Probably making professional contacts through Masquery, Sanger worked initially as a contract draftsman for the fashionable Manhattan-based firm of McKim, Mead and White, where he helped in designing Pennsylvania Station, built in 1910. He additionally had designed two tenements on 213th Street (NY Times 11 Nov 1906 p. 18). In 1907 and 1913 he designed bronze drinking fountains for “man and beast” for the ASPCA in New York. They were erected at multiple locations around the city. Still, William needed more work. By late 1910 The Sangers had moved back to Greenwich Village from the suburbs. During the ensuing years when money was running out, though his commitment to painting had subdued his interest in architecture, he sporadically took various architectural jobs; he also worked as an artisan in stained glass. In 1920, artist Murray Percival Bewley (1884-1964) hired Sanger to renovate the house the successful Society portrait painter owned at 114 Waverly Place in Greenwich Village. The architect transformed the prim Federal residence into to fantastic artists’ studios, and created an eclectic façade the Architectural League now classifies as “French Art Nouveau.” Today 114 Waverley Place is Sanger’s only surviving architectural Manhattan commission.
As architecture had paled, a definitive turning point in Sanger’s struggles as a painter was the arrival of the Armory Show. He went to see the installation of over 1,300 mainly radical Cubist and Fauvist works in February 1913 soon after groundbreaking exhibition had opened. He returned multiple times, studying the paintings of Matisse, Picasso, Duchamp and other artists working in Paris. Smitten by European modernism, In Gallery G of the exhibition, he made a momentous decision -- to abandon architecture and take his family to Paris where he would paint. The Sangers, children in tow, got there in October 1913. William rented a studio on the Impasse de Maine in Montparnasse next to sculptor Antoine Bourdelle (1861-1929), formerly Rodin’s assistant, who had just exhibited in The Armory Show. Paris also was teeming with other American artists. During the months he was there Sanger very possibly would have rubbed shoulders with such temporary American expatriates as John Marin, Marsden Hartley and Charles Demuth.
Margaret and the children soon returned to New York less than three months after they had arrived. William stayed on, becoming became close friends with Modigliani, who would take over Sanger’s studio when the American left Paris at the outbreak of WWI at the end of 1914. Sanger unsuccessfully submitted paintings to the Salon d’Automne as well as preparing pictures for submission to the Salon des Artistes Français. It did not take him long to get acquainted with Gertrude Stein and Alice B. Toklas. They almost immediately found William interesting and invited him several times to their influential salon on the rue des Fleuris. In January 1914 he wrote to Margaret that:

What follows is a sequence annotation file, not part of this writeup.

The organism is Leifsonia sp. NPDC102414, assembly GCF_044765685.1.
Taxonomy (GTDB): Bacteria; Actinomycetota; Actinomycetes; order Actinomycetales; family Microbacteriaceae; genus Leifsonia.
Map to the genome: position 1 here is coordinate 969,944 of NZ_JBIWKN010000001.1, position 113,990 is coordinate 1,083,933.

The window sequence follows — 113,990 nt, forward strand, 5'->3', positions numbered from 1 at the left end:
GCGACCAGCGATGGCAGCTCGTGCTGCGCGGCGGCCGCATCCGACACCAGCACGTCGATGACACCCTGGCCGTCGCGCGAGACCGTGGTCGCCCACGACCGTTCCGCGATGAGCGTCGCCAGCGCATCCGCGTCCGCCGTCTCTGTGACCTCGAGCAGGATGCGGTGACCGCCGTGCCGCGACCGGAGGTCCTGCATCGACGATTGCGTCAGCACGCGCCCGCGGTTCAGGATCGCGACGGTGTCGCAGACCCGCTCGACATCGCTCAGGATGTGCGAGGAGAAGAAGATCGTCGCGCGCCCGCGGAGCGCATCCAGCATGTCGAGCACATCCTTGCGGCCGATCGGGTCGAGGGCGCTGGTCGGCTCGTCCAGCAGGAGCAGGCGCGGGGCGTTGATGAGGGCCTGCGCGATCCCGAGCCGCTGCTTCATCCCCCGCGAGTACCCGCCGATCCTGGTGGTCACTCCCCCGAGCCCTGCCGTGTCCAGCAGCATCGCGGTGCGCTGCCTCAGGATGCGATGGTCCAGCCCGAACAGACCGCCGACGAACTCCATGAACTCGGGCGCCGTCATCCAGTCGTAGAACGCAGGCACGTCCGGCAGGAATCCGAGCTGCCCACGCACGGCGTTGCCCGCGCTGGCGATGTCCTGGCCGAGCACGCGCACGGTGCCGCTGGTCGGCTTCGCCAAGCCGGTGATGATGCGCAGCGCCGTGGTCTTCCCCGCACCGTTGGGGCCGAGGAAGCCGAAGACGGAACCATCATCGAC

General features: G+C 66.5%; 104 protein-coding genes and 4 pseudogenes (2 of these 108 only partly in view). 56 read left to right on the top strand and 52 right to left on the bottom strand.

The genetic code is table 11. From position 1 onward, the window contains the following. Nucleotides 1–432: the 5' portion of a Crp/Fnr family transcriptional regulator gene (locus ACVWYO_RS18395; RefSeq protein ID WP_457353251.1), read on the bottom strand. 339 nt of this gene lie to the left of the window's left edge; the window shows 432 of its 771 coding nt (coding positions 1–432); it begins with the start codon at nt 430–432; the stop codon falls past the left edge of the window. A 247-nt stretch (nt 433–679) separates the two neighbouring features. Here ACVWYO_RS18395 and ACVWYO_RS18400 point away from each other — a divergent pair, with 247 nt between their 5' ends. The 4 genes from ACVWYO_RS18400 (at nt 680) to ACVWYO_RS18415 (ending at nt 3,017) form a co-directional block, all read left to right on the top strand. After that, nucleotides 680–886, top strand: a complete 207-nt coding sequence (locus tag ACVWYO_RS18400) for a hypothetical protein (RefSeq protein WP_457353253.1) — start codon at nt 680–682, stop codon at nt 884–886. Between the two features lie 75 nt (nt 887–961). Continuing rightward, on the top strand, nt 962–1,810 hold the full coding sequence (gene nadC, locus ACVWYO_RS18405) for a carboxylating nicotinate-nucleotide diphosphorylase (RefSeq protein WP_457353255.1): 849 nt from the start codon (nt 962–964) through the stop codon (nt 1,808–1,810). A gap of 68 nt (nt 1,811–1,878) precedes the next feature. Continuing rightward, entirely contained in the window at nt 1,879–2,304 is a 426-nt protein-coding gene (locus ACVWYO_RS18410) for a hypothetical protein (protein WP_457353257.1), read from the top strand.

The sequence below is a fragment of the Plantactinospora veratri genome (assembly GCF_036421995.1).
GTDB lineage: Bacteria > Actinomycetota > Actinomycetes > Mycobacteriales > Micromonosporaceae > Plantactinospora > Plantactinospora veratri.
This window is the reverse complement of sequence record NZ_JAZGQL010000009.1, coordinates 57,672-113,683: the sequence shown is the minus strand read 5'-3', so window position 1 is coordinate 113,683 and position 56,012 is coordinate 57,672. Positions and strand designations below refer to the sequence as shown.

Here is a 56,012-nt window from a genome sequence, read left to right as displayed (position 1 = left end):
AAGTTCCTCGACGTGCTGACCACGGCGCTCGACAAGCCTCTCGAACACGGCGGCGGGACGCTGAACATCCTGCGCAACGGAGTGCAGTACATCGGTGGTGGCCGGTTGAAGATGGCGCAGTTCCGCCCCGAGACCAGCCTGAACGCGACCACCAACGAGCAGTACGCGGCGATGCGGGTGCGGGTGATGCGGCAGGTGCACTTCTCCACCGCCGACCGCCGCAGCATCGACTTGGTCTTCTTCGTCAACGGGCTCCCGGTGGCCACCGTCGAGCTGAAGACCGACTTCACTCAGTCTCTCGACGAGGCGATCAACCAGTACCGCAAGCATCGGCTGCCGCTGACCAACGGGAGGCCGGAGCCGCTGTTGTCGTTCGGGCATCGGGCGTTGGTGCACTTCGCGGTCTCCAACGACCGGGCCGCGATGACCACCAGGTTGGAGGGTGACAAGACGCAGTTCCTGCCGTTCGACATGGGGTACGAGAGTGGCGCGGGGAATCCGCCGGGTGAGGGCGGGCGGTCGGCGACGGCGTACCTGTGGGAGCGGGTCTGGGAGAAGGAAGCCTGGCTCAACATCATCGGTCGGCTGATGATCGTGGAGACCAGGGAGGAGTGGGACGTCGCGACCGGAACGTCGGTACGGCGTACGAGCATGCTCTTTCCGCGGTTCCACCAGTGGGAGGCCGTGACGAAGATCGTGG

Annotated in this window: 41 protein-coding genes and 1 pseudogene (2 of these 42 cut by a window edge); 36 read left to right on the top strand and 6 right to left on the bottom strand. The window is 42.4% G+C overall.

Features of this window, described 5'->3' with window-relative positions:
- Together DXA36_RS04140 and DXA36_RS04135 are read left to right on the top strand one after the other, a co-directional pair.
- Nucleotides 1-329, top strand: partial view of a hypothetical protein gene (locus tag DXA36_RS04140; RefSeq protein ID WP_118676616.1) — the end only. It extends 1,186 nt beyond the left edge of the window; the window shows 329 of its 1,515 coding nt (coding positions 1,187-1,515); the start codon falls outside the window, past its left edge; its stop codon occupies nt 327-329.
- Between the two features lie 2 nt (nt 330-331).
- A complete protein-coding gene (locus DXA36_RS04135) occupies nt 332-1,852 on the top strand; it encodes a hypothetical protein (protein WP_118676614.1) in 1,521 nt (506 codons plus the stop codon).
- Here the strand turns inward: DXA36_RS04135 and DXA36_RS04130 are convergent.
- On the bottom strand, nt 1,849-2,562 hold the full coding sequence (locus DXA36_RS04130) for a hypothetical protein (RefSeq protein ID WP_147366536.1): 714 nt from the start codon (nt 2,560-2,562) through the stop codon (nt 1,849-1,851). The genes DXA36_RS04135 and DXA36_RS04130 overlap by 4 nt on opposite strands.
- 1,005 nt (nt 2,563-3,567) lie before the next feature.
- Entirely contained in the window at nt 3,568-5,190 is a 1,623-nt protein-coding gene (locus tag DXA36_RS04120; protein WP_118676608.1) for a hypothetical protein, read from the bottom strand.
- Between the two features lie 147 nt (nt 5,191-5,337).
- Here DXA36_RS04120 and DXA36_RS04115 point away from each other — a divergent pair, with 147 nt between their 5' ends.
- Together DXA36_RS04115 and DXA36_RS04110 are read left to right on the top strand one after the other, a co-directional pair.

“I went on to call on Gertrude Stein – last Saturday. She is quite interesting – has a decided Hebrew cast – a well-modeled face – rather masculine, Byron like – high forehead – somewhat short and decidedly stout. Asked her if she intended to go to America, replied that she had been thinking of it for the past ten years but now sort of gave it up. Her place is filled with Post-Impressionist pictures from Cezanne.
Told about Mabel Dodge and Jack Reed being here last summer – says that the “Masses” was rather the same reading always rather monotonous. Jack Reed better get busy and make it more interesting and exciting for Gertrude – she is very witty and is liable to baffle you by her little turns side stepping. Might call on her again.”
Though they were not divorced until 1921 (ending their 19 year marriage), Margaret had left Paris intent on a final separation. Back in the United States, she launched an anarchist newspaper, The Woman Rebel. In it she called for legalization of what she called ‘birth control’. The US Government indicted her in August 1914 on multiple counts of obscenity, indecency, incitement to riot and incitement to assassination. (She fled the country in October 1914 rather than stand trial, compelling William to leave Paris).
On his return to New York William resumed practicing architecture and took custody of the children. In May 1917 with World War I raging, somewhat inexplicably, for almost a year he travelled to Spain (which had remained neutral in the war), to study works by El Greco, whose influence at the time was widespread among certain of the fledgling American Modernists. Greatly admired was the late 16thth century Spanish master’s non-naturalistic, Neo-Platonic highly expressionist style. Until April 1918, Sanger wandered through northwestern Spain, painting watercolors of the Gates of Glory at the Cathedral of Santiago de Compostela. Archer M. Huntington subsequently purchased these for his new Hispanic Society of America in Upper Manhattan, as well as buying Sanger’s large oil of the village of Vigo, in 1920. The Hispanic Society still owns these works.